The Kansas State Board of Education on Tuesday, June 11, accepted recommendations that will hopefully help decrease the number of students who vape or use e-cigarettes.
In light of an increase in student use, State Board members earlier in the year had asked for a presentation on e-cigarettes. Board members at their May meeting learned about the prevalence of e-cigarette use in students and about the dangers associated with vaping.
Board members asked that a work group be convened to address the issue of vaping/e-cigarettes. Ten people, including a University of Kansas student and representatives from the Kansas State Department of Education, Kansas Department of Health and Environment, Blue Valley Unified School District 229, Holton USD 336, Kansas Association of School Boards, Kansas Health Institute, Kansas National Education Association, Tobacco Free Kansas Coalition and American Lung Association, joined the work group.
The work group met for the first time May 24 to develop recommendations for the State Board of Education regarding e-cigarette use. The four recommendations were endorsed by board members at the June meeting.
Board members asked that e-cigarettes/vaping be placed on the agenda every month so they can stay up to date on what steps the task force is taking to address the issue.
Jon Harding, superintendent of the Kansas State School for the Blind, and Luanne Barron, superintendent of the Kansas State School for the Deaf, gave board members updates on their schools.
Harding discussed the summer school program at the School for the Blind, which is referred to as Extended School Year (ESY). There are 75 students from 33 districts/co-ops involved in this year’s ESY. There are 22 teachers and 29 paraeducators who help with the program, Harding said.
Barron also spoke about the School for the Deaf’s ESY program, which runs June 10-28. There are currently 95 students enrolled. The school also is offering an American Sign Language Family Immersion Camp, which has 72 participants; a parent support group called Summer Splash; a youth leadership camp from Aug. 1-3; and the continuance of home visits in June and August.
Bev Mortimer, vice president of program development for Jobs for America’s Graduates-Kansas (JAG-K), gave an update on a multiphase pilot. The pilot is in partnership with KSDE, the Department for Children and Families and three school districts. The project was developed to increase successful outcomes for Kansas students in foster care.
In 2013-2014, there were 25 programs in 19 school districts in Kansas. In 2018-2019, there were 81 programs in 38 districts in the state. The class of 2016 had a 93% graduate rate, and the Class of 2018 had a 98% graduation rate.
JAG-K is a 501(c)3 nonprofit organization, Mortimer said. It is accredited and has a competency-based curriculum. The 12-month program helps students explore careers and develop leadership in a career association.
The first phase of the pilot, which ran January through May 2018, served 10 students in three Wichita high schools. Wichita USD 259 provided access to credit recovery during the school day. Students attended a JAG-K class, credit recovery and other regular classes, Mortimer said.
Two seniors in the pilot program graduated, and all students made progress toward graduation.
The second phase took place in the 2018-2019 school year, when it expanded to Kansas City and Topeka schools. JAG-K wants to continue to grow the program and wants to establish a pilot in the western part of the state during the 2019-2020 school year.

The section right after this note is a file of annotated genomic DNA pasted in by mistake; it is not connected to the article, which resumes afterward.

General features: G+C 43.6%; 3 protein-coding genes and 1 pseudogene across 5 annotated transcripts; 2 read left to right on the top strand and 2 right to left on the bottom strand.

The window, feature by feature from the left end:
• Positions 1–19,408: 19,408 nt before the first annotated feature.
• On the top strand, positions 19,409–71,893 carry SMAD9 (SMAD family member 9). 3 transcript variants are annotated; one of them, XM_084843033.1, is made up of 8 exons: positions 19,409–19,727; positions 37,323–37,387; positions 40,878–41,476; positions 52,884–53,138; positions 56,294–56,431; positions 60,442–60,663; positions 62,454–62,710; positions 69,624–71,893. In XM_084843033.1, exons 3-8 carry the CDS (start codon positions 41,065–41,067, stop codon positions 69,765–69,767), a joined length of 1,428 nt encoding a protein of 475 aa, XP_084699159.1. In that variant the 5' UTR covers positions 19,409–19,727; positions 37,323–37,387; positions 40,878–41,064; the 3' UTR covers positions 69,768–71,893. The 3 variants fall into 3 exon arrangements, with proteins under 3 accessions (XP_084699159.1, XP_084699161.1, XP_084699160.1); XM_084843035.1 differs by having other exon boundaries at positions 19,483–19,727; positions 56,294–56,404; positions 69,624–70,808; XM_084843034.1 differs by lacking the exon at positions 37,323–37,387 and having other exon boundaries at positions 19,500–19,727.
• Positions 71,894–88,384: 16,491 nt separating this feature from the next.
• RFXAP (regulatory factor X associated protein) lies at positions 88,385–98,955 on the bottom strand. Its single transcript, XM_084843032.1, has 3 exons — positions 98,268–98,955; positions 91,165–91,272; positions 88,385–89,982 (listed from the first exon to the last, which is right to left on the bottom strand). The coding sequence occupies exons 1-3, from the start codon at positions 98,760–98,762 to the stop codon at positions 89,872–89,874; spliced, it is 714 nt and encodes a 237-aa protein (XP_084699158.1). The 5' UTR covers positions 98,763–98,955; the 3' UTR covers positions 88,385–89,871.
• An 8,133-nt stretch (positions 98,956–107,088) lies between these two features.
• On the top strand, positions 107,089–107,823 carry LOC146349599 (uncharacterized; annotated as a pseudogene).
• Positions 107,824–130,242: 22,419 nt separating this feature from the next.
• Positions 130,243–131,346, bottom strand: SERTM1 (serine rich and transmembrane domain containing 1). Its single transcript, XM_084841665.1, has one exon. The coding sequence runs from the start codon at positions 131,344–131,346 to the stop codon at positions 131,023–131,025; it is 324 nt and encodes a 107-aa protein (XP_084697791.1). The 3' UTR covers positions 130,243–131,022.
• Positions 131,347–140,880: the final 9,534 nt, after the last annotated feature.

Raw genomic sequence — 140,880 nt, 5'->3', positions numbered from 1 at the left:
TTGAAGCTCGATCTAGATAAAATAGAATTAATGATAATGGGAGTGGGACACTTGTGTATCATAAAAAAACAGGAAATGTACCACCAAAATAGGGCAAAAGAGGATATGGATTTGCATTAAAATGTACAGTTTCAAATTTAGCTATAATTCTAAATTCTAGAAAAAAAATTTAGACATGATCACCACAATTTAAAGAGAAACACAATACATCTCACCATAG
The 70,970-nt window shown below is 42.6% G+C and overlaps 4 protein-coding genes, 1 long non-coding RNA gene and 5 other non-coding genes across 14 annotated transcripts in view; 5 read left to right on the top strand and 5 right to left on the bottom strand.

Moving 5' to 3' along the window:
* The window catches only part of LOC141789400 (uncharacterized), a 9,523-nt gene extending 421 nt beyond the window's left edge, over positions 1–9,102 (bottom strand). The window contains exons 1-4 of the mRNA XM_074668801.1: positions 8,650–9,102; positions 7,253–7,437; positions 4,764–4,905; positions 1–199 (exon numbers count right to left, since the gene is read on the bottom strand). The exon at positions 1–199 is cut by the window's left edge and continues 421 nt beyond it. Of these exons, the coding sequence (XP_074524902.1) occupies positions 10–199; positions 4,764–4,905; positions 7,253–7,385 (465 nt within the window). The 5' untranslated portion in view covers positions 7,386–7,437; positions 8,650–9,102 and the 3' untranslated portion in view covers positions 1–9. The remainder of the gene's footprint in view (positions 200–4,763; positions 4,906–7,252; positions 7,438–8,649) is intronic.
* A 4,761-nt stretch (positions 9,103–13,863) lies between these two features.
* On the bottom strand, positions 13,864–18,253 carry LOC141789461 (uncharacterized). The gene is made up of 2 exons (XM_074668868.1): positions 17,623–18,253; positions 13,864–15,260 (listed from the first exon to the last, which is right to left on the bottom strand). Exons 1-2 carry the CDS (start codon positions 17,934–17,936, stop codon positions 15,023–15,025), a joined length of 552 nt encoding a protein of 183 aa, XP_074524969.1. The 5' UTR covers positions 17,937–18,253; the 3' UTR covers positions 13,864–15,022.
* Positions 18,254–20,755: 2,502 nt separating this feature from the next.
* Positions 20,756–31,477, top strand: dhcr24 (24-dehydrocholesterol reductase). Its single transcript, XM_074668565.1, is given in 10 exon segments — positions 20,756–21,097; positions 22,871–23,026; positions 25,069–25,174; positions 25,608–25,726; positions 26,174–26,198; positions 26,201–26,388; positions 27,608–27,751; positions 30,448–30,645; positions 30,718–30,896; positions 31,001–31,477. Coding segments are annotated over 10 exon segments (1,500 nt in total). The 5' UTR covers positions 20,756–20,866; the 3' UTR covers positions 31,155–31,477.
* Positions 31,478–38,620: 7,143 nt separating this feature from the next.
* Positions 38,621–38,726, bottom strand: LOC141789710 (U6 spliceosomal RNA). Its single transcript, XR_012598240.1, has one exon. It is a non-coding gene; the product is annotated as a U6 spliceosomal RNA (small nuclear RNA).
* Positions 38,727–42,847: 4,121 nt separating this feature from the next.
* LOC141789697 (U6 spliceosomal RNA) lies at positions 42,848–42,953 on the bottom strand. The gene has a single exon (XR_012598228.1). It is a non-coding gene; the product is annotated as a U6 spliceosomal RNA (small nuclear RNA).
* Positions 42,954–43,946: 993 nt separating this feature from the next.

The State Board recognized Kansas administrators who have received prestigious awards:
The administrators shared some of the things they are doing in their schools to meet the State Board’s outcomes.
Rod Garman, with the Kansas State High School Activities Association (KSHSAA), spoke to the board about the Student Council Leadership Workshop, which is a leadership training program designed specifically for high school students. This year’s workshop takes place July 21-26 at Emporia State University. Students learn about goal setting, organization skills, communication and other leadership techniques.
Deputy Commissioner Dale Dennis discussed education legislation with the board and also gave them budget options for fiscal year 2021.
The board is scheduled to make finalized budget recommendations at the July meeting. This allows KSDE staff members adequate time to prepare the agency budget for submittal to the Division of the Budget on or before Sept. 15, 2019.
KSDE’s Mischel Miller, director of Teacher Licensure and Accreditation (TLA), gave an update on the Blue Ribbon Task Force on Teacher Vacancies and Supply. The task force in 2015 was charged with detailing information regarding the teacher vacancy and supply concerns in Kansas. Upon the completion of the work, the State Board requested a committee to serve under the direction of the Professional Standards Board be created to continue the work and provide further recommendations to the State Board.
The Teacher Vacancy and Supply Committee (TVSC) has met either in person or via Zoom to prioritize the Blue Ribbon Task Force findings and provide pilot suggestions, study data and research other issues related to vacancy and supply of teachers in Kansas. The 18-member committee has made the following recommendations to the State Board:
In March and April, TVSC reviewed and prioritized the original Blue Ribbon Task Force recommendations. This review and prioritization help develop specific agenda items for the September and November 2019 meeting dates.
Board members also:
The State Board of Education will meet next July 9-10 in Topeka.
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